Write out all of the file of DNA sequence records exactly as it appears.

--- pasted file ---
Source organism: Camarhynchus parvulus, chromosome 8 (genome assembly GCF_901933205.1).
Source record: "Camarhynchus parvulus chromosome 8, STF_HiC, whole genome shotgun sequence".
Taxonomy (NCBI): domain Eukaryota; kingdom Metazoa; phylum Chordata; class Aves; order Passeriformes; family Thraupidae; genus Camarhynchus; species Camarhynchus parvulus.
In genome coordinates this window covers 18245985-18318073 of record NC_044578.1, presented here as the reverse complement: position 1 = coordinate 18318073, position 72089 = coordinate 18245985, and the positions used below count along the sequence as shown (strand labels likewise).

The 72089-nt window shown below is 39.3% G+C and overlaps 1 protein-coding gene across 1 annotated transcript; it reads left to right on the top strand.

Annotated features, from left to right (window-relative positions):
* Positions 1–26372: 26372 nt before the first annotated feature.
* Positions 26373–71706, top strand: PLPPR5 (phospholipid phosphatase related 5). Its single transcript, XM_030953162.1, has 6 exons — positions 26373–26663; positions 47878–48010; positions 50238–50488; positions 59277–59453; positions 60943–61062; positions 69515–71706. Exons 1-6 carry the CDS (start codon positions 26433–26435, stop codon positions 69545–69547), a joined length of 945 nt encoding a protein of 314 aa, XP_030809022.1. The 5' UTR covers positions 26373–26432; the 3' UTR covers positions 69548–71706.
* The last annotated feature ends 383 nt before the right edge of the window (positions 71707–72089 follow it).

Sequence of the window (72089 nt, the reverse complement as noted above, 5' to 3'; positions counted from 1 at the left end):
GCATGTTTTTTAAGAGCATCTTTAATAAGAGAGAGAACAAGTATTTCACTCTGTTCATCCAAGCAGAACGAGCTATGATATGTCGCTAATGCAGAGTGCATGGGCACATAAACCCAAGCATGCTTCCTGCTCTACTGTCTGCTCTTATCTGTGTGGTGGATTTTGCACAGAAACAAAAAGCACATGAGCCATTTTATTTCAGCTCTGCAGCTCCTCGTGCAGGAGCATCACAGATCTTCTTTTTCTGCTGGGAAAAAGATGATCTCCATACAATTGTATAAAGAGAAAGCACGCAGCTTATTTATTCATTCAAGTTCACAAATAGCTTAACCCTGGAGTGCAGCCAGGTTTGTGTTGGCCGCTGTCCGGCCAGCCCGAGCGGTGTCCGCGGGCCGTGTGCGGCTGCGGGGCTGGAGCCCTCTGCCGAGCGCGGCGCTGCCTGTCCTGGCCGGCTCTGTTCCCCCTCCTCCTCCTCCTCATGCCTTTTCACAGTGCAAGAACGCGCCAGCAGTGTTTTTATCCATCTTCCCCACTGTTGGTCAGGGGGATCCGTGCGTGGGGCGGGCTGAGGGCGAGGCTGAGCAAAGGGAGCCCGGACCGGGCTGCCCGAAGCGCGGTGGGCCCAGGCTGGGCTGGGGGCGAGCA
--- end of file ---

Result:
Source organism: Camarhynchus parvulus, chromosome 8 (genome assembly GCF_901933205.1).
Source record: "Camarhynchus parvulus chromosome 8, STF_HiC, whole genome shotgun sequence".
Taxonomy (NCBI): domain Eukaryota; kingdom Metazoa; phylum Chordata; class Aves; order Passeriformes; family Thraupidae; genus Camarhynchus; species Camarhynchus parvulus.
In genome coordinates this window covers 18245985-18318073 of record NC_044578.1, presented here as the reverse complement: position 1 = coordinate 18318073, position 72089 = coordinate 18245985, and the positions used below count along the sequence as shown (strand labels likewise).

The 72089-nt window shown below is 39.3% G+C and overlaps 1 protein-coding gene across 1 annotated transcript; it reads left to right on the top strand.

Annotated features, from left to right (window-relative positions):
* Positions 1–26372: 26372 nt before the first annotated feature.
* Positions 26373–71706, top strand: PLPPR5 (phospholipid phosphatase related 5). Its single transcript, XM_030953162.1, has 6 exons — positions 26373–26663; positions 47878–48010; positions 50238–50488; positions 59277–59453; positions 60943–61062; positions 69515–71706. Exons 1-6 carry the CDS (start codon positions 26433–26435, stop codon positions 69545–69547), a joined length of 945 nt encoding a protein of 314 aa, XP_030809022.1. The 5' UTR covers positions 26373–26432; the 3' UTR covers positions 69548–71706.
* The last annotated feature ends 383 nt before the right edge of the window (positions 71707–72089 follow it).

Sequence of the window (72089 nt, the reverse complement as noted above, 5' to 3'; positions counted from 1 at the left end):
GCATGTTTTTTAAGAGCATCTTTAATAAGAGAGAGAACAAGTATTTCACTCTGTTCATCCAAGCAGAACGAGCTATGATATGTCGCTAATGCAGAGTGCATGGGCACATAAACCCAAGCATGCTTCCTGCTCTACTGTCTGCTCTTATCTGTGTGGTGGATTTTGCACAGAAACAAAAAGCACATGAGCCATTTTATTTCAGCTCTGCAGCTCCTCGTGCAGGAGCATCACAGATCTTCTTTTTCTGCTGGGAAAAAGATGATCTCCATACAATTGTATAAAGAGAAAGCACGCAGCTTATTTATTCATTCAAGTTCACAAATAGCTTAACCCTGGAGTGCAGCCAGGTTTGTGTTGGCCGCTGTCCGGCCAGCCCGAGCGGTGTCCGCGGGCCGTGTGCGGCTGCGGGGCTGGAGCCCTCTGCCGAGCGCGGCGCTGCCTGTCCTGGCCGGCTCTGTTCCCCCTCCTCCTCCTCCTCATGCCTTTTCACAGTGCAAGAACGCGCCAGCAGTGTTTTTATCCATCTTCCCCACTGTTGGTCAGGGGGATCCGTGCGTGGGGCGGGCTGAGGGCGAGGCTGAGCAAAGGGAGCCCGGACCGGGCTGCCCGAAGCGCGGTGGGCCCAGGCTGGGCTGGGGGCGAGCA